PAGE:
Although this summer saw both Barcelona and Real Madrid appoint new managers, the feel and flow of the first El Clásico of the season will not be drastically different. Much has been made of Tata Martino's ‘pragmatic' streak, evident in the reactive, counter-attacking style he deployed while in charge with Paraguay, but Martino was never going to reinvent the Barcelona wheel. Instead, it's a matter of evolution, towards a more varied system that incorporates counter-attacking, and more reserved pressing.
However, in all likelihood they'll still dominate the ball against Madrid -- it would be highly unusual, and a great waste of resources, if Martino asked Barcelona to focus purely on counter-attacking. Instead, that's something we've come to expect from Madrid, but Ancelotti's arrival has changed things. You can't label the Italian a ‘possession', or ‘counter-attacking' manager; as with most coaches, the answer lies somewhere in between. Inevitably, Madrid still record high amounts of possession against weaker sides, but the approach Ancelotti uses in big games -- what will, in essence, define what type of Madrid manager he is -- remains unclear.
Therefore, the key decisions for the forthcoming El Clasico lie with the Italian. First is the issue of formation. After early experimentation with a 4-4-2, it appears he now favours 4-3-3, having used it against Levante, Malaga and Juventus mid-week. In the context of an impending clash with Barcelona, it makes perfect sense: using Cristiano Ronaldo and Karim Benzema in tandem as centre forwards would have left Madrid incredibly vulnerable to being dominated in the midfield zone.
Even with a midfield triangle, Madrid probably still won't compete for possession, but now they can compete in terms of numbers. Of course, there are an array of possible selections Martino could opt for to circumvent this issue -- he could, for example, shift Neymar to the right, start Cesc Fabregas and allow Andres Iniesta to drift into the middle zone from the left -- but a series of individual battles in the centre feels more likely.
While Luka Modric, or maybe even Isco, would theoretically clash with Xavi, and Sami Khedira likewise with Barcelona's left-sided central midfielder, it's unclear what role Asier Illarramendi will play out of possession, presuming he starts. Regardless of the personnel, however, the fallacy in the midfield battle will be the same -- Real's deepest midfielder will either have to stay and protect the space in front of the back four, or move forward and prevent Sergio Busquets from enjoying time on the ball.
Again, regardless of the identity of Barcelona's lone striker (either Benzema or Ronaldo), it feels unlikely Ancelotti will ask them to perform specific defensive work. His instructions - or rather, lack of - in the Juventus game indicate this, as Benzema only half-heartedly shut down passes into Andrea Pirlo. Perhaps the golden rule of facing Juventus is that you must close down Pirlo quickly, yet it seemed Real seemed unsure of how to deal with his playmaking threat from deep.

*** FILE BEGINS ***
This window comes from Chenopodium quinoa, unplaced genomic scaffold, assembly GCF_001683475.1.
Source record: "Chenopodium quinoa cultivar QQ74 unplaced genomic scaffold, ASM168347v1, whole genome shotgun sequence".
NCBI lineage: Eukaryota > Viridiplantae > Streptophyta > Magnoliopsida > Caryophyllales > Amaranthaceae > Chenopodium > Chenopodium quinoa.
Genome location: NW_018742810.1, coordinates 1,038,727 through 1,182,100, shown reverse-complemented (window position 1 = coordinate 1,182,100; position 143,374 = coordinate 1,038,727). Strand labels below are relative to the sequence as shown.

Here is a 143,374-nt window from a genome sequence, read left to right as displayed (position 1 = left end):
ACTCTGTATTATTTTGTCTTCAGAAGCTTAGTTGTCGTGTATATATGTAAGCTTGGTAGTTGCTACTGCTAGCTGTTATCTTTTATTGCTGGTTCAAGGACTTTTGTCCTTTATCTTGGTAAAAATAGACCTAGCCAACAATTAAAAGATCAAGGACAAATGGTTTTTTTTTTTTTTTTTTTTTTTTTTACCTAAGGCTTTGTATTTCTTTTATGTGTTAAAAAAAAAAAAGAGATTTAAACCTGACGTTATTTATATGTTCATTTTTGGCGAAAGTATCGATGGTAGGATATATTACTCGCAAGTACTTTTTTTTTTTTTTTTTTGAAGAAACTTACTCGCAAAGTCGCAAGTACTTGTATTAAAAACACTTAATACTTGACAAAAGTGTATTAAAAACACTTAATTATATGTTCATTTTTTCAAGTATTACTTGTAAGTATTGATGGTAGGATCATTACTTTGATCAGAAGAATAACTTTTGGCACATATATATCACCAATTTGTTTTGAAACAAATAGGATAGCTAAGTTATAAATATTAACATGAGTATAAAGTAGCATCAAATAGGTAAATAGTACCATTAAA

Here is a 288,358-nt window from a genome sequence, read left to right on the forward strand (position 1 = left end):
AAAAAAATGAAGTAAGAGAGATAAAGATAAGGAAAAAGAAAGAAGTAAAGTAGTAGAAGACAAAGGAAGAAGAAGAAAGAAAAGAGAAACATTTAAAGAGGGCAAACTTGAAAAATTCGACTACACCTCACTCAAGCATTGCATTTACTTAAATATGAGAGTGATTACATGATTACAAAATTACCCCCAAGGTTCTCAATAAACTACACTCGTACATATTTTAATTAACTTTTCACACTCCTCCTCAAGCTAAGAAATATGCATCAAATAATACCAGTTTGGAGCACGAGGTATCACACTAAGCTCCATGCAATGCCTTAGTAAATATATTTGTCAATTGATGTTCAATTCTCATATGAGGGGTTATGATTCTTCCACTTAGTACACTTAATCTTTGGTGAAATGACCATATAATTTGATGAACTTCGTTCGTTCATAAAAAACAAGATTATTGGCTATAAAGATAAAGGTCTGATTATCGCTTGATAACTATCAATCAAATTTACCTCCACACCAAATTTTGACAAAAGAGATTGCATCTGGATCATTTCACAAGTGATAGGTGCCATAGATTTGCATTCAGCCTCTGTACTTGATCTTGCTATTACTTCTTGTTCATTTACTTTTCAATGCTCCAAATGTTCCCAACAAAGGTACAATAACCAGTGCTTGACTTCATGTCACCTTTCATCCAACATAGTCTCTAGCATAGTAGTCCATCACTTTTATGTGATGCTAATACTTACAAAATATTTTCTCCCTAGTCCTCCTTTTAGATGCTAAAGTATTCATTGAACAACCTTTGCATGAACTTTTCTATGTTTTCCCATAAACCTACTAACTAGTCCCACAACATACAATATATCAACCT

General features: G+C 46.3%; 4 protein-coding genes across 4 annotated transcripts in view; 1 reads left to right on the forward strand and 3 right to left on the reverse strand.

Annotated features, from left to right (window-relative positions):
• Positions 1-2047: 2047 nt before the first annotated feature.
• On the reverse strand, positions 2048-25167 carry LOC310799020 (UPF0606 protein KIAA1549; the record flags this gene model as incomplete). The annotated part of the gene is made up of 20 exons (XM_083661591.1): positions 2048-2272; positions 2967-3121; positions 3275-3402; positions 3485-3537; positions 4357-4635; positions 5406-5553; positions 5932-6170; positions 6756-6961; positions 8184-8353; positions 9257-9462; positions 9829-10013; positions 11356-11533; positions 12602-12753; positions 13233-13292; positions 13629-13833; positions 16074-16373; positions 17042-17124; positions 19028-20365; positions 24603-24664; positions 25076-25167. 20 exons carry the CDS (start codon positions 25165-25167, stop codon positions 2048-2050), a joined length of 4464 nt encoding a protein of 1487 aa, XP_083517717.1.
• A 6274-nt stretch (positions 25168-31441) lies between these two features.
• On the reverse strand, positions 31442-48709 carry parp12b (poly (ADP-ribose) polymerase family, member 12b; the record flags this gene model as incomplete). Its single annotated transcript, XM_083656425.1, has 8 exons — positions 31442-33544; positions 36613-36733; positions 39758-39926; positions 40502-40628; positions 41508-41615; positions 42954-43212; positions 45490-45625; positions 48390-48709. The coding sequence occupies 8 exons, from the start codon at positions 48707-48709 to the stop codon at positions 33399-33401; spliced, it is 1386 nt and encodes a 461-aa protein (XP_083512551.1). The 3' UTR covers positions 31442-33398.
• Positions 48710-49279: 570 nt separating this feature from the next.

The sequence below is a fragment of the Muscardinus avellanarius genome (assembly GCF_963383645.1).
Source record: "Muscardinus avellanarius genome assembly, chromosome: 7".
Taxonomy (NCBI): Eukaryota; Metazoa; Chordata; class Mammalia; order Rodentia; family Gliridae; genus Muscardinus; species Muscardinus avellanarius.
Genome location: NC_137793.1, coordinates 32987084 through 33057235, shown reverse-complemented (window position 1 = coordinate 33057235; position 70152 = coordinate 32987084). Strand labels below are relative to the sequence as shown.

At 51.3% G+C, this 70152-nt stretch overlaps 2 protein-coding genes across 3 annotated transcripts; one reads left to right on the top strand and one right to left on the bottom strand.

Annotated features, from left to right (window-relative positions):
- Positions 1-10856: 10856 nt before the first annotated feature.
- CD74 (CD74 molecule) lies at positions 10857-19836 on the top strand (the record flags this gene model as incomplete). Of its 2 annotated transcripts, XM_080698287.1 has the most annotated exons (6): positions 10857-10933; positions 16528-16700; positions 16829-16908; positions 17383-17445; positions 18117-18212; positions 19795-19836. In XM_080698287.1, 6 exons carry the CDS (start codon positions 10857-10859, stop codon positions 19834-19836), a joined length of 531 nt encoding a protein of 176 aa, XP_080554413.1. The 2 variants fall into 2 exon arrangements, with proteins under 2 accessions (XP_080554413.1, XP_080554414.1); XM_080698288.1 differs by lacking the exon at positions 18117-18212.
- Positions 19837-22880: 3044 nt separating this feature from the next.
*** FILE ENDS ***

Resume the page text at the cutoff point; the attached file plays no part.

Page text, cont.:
In the end Illarramendi was forced to travel almost thirty yards upfield, by which point Pirlo already had the time and space to hit his trademark diagonal balls. It was typical of the disjointed feel to Madrid's midfield under Ancelotti -- he's yet to really find the right combination of players, and the space between the lines is a recurring issue.
Busquets does not the creative ability of Pirlo but he is Barcelona's playmaker in his own unique way. His short passing is more incisive than his reputations perhaps suggests and he is excellent at triggering attacks with accurate forward balls to teammates between the lines higher up. It would not be as obvious as if, say, if Pirlo was left free, but it could be similarly damaging if Madrid give him time on the ball in deep positions.
The contrast with Illarramendi could be quite stark. Understandably, the youngster has tended to keep his distribution tidy rather than flashy, and Barcelona would be safe in giving him time on the ball.
Ancelotti's secondary issue concerns the right wing. On paper, Gareth Bale, as the better and more expensive player, should start. However, that betrays the importance of Angel Di Maria's selflessness in allowing Madrid to play. Specifically, it allows Ronaldo to play -- much has been made of the relationship between him and Mesut Ozil, but the work rate and discipline of Di Maria is also important. The latter is willing to press, harry and track back if required and that counterbalances Ronaldo's tendency to stay high up on the left.
It remains to be seen if the same applies for Bale. There is the feeling that using him and Ronaldo together might be too much of a good thing -- individually, they're obviously fantastic players, but the balance doesn't seem particularly ideal, as both like to pick up balls on the run, and for want of a better term, ‘go for goal'. By contrast, Di Maria's excellent through ball for Ronaldo's opener against Juve summed up his importance to the side, linking midfield to attack both with and without the ball. At any rate, he deserves to start based purely on his outstanding form over the past two games.
Fittingly, for a fixture layered with such history and intrigue, the tactical battle is similarly complex. But the format of Real's midfield, and whether Ancelotti elects for Bale or Di Maria, feel like the decisive issues.